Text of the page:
Weaknesses: Slow play speed. Eyes need process quicker. Delayed in seeing and picking up twists. Lacks quick feet to slide and catch blitzers and counter rushers. Allows rushers to get into his frame. Power zone plays affect his balance. Doesn't have reactive athleticism to mirror opponents movements and keep blocks in front of him. Has a major hitch coming out of his stance when asked to pull outside. Needs to play faster with hands. Slow getting to the second level. Plays top heavy at times.
Projected Round: 3-4
Compares to: Kevin Zeitler
Possible landing spot: Atlanta Falcons
5. Tony Adams, NC State
Bio: A top rated center prospect out of high school, Tony Adams found a home at right guard as a true freshman. Over his final two seasons, he was named second All-ACC both years.
Strengths: Carries stocky lower half and good overall girth. Leader of an educated offensive line. Good initial quickness. Fluid pull gets him down the line and looking for his target. Consistent at finding his block and makes adjustment to find work if needed. Athletic fit for Wolfpack's outside zone scheme. First contact is always balanced. Above average body control. Able to connect and swing his hips into position to seal the outside zone. Scheme diverse fitting zone, gap, or power blocking offenses. Initial hand placement is great. Pass protection is balanced with ready hands. First punch is quick and sharp. Decent mirror with ability to redirect against counter moves. Penalized just twice over last two seasons. Has experience at center.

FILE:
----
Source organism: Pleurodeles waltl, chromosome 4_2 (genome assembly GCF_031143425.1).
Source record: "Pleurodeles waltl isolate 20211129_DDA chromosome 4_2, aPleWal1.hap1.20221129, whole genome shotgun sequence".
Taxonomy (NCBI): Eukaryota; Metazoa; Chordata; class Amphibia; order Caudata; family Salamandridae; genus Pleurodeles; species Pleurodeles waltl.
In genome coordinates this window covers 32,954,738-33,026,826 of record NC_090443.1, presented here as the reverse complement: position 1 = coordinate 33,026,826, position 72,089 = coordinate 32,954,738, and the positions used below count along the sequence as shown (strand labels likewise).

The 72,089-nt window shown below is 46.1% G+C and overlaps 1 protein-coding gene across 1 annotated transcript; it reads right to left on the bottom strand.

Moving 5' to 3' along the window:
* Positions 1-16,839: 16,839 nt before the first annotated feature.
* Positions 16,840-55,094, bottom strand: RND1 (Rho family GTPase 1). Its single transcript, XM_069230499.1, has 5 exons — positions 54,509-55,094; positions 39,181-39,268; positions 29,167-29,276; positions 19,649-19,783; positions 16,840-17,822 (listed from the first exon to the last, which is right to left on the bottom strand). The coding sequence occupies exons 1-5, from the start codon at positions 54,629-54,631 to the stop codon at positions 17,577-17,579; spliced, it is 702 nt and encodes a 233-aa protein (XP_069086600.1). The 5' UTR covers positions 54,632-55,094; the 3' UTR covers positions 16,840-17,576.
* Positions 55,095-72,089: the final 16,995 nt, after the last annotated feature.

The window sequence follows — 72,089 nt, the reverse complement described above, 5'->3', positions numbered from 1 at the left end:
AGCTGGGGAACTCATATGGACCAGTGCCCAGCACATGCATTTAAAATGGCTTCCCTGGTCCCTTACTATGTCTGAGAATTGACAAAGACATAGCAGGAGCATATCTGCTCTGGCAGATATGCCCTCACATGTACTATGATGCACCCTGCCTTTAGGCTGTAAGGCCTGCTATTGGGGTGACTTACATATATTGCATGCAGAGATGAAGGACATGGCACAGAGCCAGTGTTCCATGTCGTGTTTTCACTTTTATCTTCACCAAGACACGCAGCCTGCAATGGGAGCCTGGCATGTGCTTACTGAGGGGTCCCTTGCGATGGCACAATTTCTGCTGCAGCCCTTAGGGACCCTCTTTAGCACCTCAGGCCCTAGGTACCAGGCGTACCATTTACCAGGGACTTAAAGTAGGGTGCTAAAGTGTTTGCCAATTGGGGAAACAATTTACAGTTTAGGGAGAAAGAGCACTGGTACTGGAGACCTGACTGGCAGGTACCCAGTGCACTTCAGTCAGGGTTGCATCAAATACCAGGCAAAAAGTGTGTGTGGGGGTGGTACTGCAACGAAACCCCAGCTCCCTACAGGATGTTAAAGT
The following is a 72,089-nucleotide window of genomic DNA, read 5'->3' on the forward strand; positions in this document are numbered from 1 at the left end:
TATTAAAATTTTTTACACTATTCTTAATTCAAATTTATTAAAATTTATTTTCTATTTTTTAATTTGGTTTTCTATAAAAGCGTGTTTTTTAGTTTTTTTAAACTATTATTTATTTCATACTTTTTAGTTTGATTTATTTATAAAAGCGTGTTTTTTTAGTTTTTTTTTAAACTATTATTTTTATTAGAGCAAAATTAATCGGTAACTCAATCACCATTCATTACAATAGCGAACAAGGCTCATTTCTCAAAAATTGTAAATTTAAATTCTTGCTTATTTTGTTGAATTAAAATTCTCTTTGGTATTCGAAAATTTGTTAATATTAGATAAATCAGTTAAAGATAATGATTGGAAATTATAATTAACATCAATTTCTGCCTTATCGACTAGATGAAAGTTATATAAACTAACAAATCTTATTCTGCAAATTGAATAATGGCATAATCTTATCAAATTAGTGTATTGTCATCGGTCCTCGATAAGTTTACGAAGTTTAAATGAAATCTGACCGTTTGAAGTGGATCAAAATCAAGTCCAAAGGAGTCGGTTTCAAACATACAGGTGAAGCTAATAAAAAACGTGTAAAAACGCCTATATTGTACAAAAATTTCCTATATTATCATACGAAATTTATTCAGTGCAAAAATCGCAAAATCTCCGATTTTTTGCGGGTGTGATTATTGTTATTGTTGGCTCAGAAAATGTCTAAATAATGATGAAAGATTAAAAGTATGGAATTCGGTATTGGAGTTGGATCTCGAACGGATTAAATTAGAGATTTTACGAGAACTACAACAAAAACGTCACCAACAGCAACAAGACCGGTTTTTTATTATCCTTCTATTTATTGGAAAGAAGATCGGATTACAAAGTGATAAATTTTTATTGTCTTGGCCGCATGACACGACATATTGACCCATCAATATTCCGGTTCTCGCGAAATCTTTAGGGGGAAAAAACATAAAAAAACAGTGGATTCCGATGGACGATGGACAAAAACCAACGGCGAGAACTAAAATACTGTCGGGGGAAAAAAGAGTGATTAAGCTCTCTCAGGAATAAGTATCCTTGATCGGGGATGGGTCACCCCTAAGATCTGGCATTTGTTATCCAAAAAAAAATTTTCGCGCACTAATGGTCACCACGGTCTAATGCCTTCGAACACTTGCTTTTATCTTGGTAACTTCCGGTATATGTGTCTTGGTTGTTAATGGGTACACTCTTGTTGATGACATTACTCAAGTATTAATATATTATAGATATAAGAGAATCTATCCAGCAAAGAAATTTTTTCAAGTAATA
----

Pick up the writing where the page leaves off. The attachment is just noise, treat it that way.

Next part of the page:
Weaknesses: Shorter than the ideal guard. Punches need to be more consistent. Gives ground to bull-rushers who beat him when they reach his frame. Just average in lateral recovery in pass sets. Needs cautious approach in passing initial twist to maintain proper position for incoming rushers. Longer rushers can gain access to his edge. Overall hand work needs improvement. Finishing will improve if he learns to regain leverage after initial contact.
Projected Round: 4
Compares to: Dan Feeney
Possible landing spot: Philadelphia Eagles